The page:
Derek Jeter's Reported Plan to Slash Payroll Is a Cruel Twist to Suffering Marlins Fans

Reports are out that Derek Jeter is looking to slash Marlins payroll once he and his investment group assume ownership of the team.
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Meet the new boss, same as the old boss? That might be the case for Marlins fans, who will soon be free of Jeffrey Loria and his perpetual fire sales, but may find the team’s new owner all too eager to continue that process. On Sunday, the Miami Herald’s Barry Jackson reported that Derek Jeter, who agreed to purchase the team from Loria last month, wants to cut Miami’s payroll drastically—potentially by as much as $60 million—once he takes over, consigning the Marlins yet again to irrelevance just as they seemed to be climbing into a better place.

According to Jackson, Jeter—who bought the team for $1.2 billion alongside businessman Bruce Sherman—told a potential investor earlier this summer that his first order of business at Marlins Park would be to shrink the payroll. Miami is currently sitting at $115 million in salary commitments, but Jeter wants that number to drop to as low as $55 million in 2018, depending on whether or not the front office is able to trade superstar slugger Giancarlo Stanton, who is owed $25 million next year. Should Stanton remain a Marlin, Jeter reportedly wants the team to come closer to $80–85 million for next season.

Even that latter figure would be a steep drop for the Marlins. Excluding Stanton, they don’t have much in the way of big contracts to offload this winter. Dee Gordon, Martin Prado and Edinson Volquez are the only other players on the roster set to make more than $10 million next season, with Wei-Yin Chen joining them once he exercises his $10 million player option. But Prado, Volquez and Chen are all injured and performed poorly when healthy, making it unlikely that the Marlins will be able to dump them without having to eat salary in exchange—or gain nothing in the way of a return if they don’t.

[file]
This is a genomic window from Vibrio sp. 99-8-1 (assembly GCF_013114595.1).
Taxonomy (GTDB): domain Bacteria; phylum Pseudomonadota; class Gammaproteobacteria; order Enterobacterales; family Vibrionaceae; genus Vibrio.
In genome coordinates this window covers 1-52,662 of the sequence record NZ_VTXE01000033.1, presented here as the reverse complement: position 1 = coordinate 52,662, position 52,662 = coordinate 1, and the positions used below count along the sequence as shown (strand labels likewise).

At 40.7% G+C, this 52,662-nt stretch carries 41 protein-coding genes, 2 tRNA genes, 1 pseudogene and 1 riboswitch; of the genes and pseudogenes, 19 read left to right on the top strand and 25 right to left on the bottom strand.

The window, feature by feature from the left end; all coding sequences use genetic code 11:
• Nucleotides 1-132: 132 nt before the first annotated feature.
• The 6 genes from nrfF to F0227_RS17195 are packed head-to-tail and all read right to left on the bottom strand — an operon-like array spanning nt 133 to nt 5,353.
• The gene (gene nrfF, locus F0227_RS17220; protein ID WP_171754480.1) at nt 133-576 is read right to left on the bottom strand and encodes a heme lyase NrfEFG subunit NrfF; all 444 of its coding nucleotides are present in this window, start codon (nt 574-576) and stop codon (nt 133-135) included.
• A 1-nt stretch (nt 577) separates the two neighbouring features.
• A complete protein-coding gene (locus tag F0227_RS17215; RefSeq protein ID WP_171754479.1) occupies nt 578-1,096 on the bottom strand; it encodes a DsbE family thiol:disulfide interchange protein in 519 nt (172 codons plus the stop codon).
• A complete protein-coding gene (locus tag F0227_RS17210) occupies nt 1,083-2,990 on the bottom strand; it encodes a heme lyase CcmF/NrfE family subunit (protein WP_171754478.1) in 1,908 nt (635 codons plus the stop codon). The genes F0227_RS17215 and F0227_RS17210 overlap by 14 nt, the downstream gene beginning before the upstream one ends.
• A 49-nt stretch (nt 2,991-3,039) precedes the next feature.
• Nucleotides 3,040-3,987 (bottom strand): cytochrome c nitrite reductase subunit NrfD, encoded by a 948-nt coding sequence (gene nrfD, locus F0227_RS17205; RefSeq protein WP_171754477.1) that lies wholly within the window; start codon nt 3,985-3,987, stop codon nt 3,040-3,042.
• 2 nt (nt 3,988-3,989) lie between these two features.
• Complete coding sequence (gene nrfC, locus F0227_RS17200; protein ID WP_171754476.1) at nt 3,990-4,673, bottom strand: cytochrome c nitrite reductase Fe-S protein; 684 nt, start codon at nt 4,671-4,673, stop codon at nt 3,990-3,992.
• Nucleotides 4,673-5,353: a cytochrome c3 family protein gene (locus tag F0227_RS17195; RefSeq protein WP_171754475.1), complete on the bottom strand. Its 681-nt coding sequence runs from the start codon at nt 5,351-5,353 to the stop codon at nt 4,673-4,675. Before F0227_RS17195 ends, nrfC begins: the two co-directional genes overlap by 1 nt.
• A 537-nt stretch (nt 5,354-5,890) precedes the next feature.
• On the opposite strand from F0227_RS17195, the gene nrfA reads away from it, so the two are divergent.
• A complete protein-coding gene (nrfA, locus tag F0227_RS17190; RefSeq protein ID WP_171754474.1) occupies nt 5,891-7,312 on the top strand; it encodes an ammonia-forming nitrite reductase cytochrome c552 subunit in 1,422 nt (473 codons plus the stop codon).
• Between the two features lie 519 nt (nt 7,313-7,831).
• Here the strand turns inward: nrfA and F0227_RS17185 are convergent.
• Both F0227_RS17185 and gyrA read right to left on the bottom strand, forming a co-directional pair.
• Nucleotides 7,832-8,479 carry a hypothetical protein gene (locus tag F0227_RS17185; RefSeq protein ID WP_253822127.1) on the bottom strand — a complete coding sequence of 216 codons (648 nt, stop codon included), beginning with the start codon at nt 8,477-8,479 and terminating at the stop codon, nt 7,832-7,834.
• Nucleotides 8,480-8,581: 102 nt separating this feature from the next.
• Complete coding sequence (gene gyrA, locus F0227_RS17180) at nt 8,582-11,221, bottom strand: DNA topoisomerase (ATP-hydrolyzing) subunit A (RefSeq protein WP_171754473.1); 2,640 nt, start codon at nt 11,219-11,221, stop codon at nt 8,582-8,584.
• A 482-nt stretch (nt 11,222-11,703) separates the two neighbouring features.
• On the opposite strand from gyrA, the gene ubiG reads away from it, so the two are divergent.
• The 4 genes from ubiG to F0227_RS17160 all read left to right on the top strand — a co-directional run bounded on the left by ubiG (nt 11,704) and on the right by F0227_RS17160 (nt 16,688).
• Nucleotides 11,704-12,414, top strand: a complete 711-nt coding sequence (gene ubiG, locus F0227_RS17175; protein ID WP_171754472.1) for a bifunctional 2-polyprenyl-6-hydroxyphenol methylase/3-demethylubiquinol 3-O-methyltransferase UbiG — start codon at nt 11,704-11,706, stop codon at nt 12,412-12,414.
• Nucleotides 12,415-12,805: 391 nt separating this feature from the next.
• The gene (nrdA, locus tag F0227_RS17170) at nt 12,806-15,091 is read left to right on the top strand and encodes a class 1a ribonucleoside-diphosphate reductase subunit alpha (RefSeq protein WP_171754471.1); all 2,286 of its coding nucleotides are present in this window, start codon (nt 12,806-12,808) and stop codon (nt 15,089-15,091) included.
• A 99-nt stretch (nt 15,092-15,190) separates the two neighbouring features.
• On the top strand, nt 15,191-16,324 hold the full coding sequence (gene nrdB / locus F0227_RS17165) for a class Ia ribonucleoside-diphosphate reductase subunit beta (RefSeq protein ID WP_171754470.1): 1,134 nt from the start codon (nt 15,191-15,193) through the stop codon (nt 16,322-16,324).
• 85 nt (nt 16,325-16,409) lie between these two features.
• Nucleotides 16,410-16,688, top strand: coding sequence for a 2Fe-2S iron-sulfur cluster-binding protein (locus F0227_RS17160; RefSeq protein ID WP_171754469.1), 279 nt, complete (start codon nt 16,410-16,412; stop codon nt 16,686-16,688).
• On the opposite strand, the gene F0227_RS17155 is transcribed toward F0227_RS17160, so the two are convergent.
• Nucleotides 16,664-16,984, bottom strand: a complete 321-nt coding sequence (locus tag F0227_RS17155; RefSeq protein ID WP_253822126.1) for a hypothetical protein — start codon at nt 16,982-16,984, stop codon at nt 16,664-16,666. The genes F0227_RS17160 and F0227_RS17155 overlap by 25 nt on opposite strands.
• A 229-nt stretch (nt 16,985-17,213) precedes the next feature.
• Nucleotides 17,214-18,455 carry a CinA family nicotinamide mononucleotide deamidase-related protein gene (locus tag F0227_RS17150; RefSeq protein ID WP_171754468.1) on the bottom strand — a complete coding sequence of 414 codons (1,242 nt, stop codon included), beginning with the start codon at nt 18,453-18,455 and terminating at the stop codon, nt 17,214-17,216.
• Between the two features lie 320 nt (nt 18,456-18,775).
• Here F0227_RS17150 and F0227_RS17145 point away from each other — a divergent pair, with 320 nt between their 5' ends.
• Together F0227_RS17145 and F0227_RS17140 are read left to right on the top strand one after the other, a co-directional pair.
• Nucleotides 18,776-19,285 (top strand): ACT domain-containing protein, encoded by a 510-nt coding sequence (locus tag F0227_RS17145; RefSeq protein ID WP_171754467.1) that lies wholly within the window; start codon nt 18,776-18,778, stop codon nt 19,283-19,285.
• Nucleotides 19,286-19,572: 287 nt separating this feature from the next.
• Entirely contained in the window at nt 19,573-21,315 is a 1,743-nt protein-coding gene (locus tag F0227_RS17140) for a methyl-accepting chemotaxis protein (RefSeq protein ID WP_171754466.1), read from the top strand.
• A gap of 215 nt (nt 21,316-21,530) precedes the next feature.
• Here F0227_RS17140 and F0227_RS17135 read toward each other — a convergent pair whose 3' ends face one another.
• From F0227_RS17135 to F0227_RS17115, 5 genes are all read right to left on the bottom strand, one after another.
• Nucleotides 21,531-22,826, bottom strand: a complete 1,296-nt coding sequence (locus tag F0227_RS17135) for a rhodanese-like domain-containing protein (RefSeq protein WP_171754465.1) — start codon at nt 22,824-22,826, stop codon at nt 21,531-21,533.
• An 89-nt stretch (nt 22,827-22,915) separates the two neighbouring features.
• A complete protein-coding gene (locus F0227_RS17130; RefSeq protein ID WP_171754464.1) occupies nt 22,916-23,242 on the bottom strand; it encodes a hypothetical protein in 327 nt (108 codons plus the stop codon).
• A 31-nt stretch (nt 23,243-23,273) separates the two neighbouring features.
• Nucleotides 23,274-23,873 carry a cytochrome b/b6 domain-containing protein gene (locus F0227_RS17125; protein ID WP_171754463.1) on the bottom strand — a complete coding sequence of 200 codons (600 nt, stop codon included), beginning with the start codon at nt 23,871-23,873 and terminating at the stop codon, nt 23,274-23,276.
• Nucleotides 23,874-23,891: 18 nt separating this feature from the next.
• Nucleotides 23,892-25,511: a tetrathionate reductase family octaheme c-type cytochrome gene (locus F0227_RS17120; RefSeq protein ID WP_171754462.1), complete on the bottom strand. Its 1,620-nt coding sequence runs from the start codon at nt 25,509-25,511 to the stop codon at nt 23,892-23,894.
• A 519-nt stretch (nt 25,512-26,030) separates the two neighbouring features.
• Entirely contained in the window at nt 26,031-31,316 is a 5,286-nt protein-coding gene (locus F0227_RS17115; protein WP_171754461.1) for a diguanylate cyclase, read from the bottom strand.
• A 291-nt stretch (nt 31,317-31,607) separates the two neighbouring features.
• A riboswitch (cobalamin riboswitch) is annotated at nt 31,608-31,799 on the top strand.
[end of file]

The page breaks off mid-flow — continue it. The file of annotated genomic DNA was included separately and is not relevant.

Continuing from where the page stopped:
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What is more likely is that Jeter and company will try to move Stanton, Christian Yelich (who’s owed $7 million next year and is under contract for another $36.25 million through 2021) and anyone else currently above the $1 million mark, then try to rebuild on the cheap. But those players are the core of the team, and while they’ll bring back a better return than the busted likes of Prado or Volquez, selling them off to save money will doom the Marlins to a dismal 2018 season—and likely far longer than that.

Jeter, then, is following the blueprint laid out by Loria, who has twice dismantled his team in an effort to save money. The last time he did so was midway through the 2012 season, when the winter spending spree that brought Jose Reyes, Mark Buehrle and Heath Bell to Miami blew up in his face. It took the Marlins four seasons to return to any semblance of competitiveness after that, and despite the death of Jose Fernandez last September and a brutally slow start to the season, this year’s team is amid a second-half surge that has taken it to the cusp of wild-card contention. The driving force has been Stanton, who has erupted for 26 home runs in just 48 games since the All-Star break and leads the majors in round-trippers with 52.